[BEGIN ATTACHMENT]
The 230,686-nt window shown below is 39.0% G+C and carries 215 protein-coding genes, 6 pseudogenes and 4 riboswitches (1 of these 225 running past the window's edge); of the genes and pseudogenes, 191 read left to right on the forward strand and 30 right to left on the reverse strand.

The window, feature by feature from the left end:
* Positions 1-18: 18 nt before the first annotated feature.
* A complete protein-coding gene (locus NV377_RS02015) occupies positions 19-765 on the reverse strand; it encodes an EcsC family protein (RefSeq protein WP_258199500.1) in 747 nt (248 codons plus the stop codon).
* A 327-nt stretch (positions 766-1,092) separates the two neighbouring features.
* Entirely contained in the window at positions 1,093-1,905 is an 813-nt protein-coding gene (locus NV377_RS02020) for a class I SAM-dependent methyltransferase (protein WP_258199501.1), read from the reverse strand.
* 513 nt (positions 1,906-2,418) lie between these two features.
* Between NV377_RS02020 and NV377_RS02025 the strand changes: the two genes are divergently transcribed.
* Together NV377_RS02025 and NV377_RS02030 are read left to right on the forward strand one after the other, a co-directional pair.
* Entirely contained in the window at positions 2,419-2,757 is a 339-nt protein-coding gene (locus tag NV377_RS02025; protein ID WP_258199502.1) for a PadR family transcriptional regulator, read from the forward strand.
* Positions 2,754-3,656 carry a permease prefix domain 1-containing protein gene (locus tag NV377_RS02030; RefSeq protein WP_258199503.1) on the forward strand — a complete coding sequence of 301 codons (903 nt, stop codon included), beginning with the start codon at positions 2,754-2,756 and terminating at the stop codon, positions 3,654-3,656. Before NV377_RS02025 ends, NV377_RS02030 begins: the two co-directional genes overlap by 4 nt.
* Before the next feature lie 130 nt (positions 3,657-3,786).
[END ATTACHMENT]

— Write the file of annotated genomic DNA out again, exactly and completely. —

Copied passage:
The 230,686-nt window shown below is 39.0% G+C and carries 215 protein-coding genes, 6 pseudogenes and 4 riboswitches (1 of these 225 running past the window's edge); of the genes and pseudogenes, 191 read left to right on the forward strand and 30 right to left on the reverse strand.

The window, feature by feature from the left end:
* Positions 1-18: 18 nt before the first annotated feature.
* A complete protein-coding gene (locus NV377_RS02015) occupies positions 19-765 on the reverse strand; it encodes an EcsC family protein (RefSeq protein WP_258199500.1) in 747 nt (248 codons plus the stop codon).
* A 327-nt stretch (positions 766-1,092) separates the two neighbouring features.
* Entirely contained in the window at positions 1,093-1,905 is an 813-nt protein-coding gene (locus NV377_RS02020) for a class I SAM-dependent methyltransferase (protein WP_258199501.1), read from the reverse strand.
* 513 nt (positions 1,906-2,418) lie between these two features.
* Between NV377_RS02020 and NV377_RS02025 the strand changes: the two genes are divergently transcribed.
* Together NV377_RS02025 and NV377_RS02030 are read left to right on the forward strand one after the other, a co-directional pair.
* Entirely contained in the window at positions 2,419-2,757 is a 339-nt protein-coding gene (locus tag NV377_RS02025; protein ID WP_258199502.1) for a PadR family transcriptional regulator, read from the forward strand.
* Positions 2,754-3,656 carry a permease prefix domain 1-containing protein gene (locus tag NV377_RS02030; RefSeq protein WP_258199503.1) on the forward strand — a complete coding sequence of 301 codons (903 nt, stop codon included), beginning with the start codon at positions 2,754-2,756 and terminating at the stop codon, positions 3,654-3,656. Before NV377_RS02025 ends, NV377_RS02030 begins: the two co-directional genes overlap by 4 nt.
* Before the next feature lie 130 nt (positions 3,657-3,786).